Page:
Guest Column - January 2008
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Flexibility Up Front

Design Corner

By Mike Williams

eflecting on the time in the late 1990s when the Park Center in Glenview, Ill., was being designed to serve as a community gathering and recreation facility for a range of community members with varying interests and needs, Glenview Park District Superintendent of Leisure Services Bob Quill said, "We hadn't even heard of Pilates then."

This comment sums up the difficulty in predicting trends in recreational programs, hence, the challenge in designing a facility with spaces expected to serve changing populations over an extensive period of time. Athletic and recreational activities come into vogue, and often are later dropped because interest in them has evaporated or because something else with more cachet has arrived on the scene. Many park agency recreation superintendents have likely witnessed a progression of popular activities emerge and then fade from demand, presenting their facility managers with considerable challenges in reconfiguring activity spaces to accommodate changes in space usage.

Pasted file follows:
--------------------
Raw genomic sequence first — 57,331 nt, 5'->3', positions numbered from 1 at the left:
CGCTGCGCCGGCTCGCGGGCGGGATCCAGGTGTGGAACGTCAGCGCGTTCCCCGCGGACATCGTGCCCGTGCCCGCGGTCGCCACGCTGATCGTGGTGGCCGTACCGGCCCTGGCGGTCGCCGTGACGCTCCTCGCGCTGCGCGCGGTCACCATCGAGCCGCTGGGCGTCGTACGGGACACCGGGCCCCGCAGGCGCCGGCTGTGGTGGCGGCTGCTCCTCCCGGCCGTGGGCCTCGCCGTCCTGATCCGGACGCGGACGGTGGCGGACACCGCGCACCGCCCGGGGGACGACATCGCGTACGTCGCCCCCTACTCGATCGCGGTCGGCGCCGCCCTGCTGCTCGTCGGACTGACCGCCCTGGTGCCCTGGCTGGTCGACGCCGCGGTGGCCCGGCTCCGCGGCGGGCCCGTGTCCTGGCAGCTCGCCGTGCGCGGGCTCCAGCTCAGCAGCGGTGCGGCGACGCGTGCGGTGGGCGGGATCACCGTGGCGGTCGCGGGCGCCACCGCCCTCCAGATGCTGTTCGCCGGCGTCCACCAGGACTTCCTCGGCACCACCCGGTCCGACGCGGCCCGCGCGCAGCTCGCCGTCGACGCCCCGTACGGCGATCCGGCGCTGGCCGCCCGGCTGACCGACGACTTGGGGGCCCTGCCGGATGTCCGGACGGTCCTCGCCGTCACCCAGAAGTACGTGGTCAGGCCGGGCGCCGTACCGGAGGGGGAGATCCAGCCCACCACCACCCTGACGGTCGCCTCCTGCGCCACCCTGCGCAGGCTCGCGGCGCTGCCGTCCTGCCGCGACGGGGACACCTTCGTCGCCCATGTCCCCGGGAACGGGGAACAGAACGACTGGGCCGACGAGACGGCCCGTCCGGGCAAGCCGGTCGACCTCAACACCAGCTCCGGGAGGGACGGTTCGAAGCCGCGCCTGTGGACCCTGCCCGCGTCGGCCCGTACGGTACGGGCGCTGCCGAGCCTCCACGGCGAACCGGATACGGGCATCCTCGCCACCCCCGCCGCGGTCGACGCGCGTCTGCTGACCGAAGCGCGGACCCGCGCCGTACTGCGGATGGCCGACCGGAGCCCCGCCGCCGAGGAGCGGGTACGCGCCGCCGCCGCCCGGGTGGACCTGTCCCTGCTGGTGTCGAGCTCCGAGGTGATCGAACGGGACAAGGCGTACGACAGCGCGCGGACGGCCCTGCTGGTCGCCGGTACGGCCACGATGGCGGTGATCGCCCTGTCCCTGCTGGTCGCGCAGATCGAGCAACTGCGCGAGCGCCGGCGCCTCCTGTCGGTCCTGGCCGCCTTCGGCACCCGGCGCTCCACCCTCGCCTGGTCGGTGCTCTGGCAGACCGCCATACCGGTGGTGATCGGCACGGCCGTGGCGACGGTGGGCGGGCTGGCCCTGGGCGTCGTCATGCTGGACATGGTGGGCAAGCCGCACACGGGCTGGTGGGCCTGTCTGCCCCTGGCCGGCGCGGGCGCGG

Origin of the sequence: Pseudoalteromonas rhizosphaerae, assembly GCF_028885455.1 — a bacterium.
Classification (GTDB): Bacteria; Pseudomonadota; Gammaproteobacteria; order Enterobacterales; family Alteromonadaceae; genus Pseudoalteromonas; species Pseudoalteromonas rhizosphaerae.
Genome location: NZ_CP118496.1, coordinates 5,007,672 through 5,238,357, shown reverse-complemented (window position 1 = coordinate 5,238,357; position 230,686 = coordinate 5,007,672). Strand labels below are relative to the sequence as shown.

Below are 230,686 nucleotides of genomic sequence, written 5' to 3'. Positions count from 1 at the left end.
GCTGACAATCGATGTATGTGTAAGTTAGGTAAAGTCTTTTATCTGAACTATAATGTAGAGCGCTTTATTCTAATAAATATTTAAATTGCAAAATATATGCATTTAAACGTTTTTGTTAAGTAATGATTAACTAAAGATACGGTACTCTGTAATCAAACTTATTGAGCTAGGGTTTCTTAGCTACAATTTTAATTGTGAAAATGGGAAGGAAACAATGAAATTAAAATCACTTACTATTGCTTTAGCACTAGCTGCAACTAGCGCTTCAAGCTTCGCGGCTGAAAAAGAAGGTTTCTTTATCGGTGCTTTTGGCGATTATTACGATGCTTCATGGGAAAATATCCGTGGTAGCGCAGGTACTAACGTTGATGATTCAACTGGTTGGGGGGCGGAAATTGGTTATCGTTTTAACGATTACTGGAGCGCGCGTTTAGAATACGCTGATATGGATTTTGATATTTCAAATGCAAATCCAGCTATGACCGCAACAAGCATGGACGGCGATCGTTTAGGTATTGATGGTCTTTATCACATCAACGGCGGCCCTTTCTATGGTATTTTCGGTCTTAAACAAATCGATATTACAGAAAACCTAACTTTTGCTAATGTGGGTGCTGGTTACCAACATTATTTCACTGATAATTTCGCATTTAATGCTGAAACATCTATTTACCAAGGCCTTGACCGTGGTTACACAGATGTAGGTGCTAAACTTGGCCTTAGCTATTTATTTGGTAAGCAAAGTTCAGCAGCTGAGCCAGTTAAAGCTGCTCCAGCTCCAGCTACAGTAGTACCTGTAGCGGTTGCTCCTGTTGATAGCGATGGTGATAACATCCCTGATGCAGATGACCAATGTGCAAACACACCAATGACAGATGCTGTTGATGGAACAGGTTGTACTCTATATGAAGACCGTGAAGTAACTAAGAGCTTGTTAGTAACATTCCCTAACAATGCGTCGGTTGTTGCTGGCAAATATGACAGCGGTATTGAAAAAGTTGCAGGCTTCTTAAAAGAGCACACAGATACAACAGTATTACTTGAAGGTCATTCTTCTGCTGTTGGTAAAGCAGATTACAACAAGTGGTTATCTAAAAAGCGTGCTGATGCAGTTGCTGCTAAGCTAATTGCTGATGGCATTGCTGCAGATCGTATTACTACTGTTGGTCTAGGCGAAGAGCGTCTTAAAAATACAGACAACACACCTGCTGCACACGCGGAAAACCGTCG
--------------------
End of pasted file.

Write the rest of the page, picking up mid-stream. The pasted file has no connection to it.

At Glenview's Park Center, for example, a space within the fitness center was "re-purposed" to accommodate spinning when that activity began to grow in popularity. Additionally, the center's lobby area was spacious enough to house a café, which expanded the range of amenities available to patrons.

New needs identified

Some 30 miles away at the Centre of Elgin in Elgin, Ill., Wayne Carlstedt, CPRP, oversees a vast operation that, in the five years since it opened its doors to serve a diverse community with evolving recreation and fitness needs, has been subject to programming changes.

When the state-of-the-art community and recreation facility was designed, the idea of placing a dedicated teen center among the mix of community gathering and recreation spaces was a priority. However, after gauging use of this facility originally planned for youngsters in the community, the demands observed varied from what was anticipated, though teens take advantage of other facility spaces.

At the same time, expectations were not being realized for participation in the complex's fitness center by one community demographic: mature women who were interested in fitness opportunities but shied away from working out in a co-ed environment.

To respond to this market demand, the decision was made to convert the teen center into a dedicated workout area for women seeking a fitness experience in a more private setting. Thus was born "Centrecise" at the Centre of Elgin, a popular attraction among the population it targets.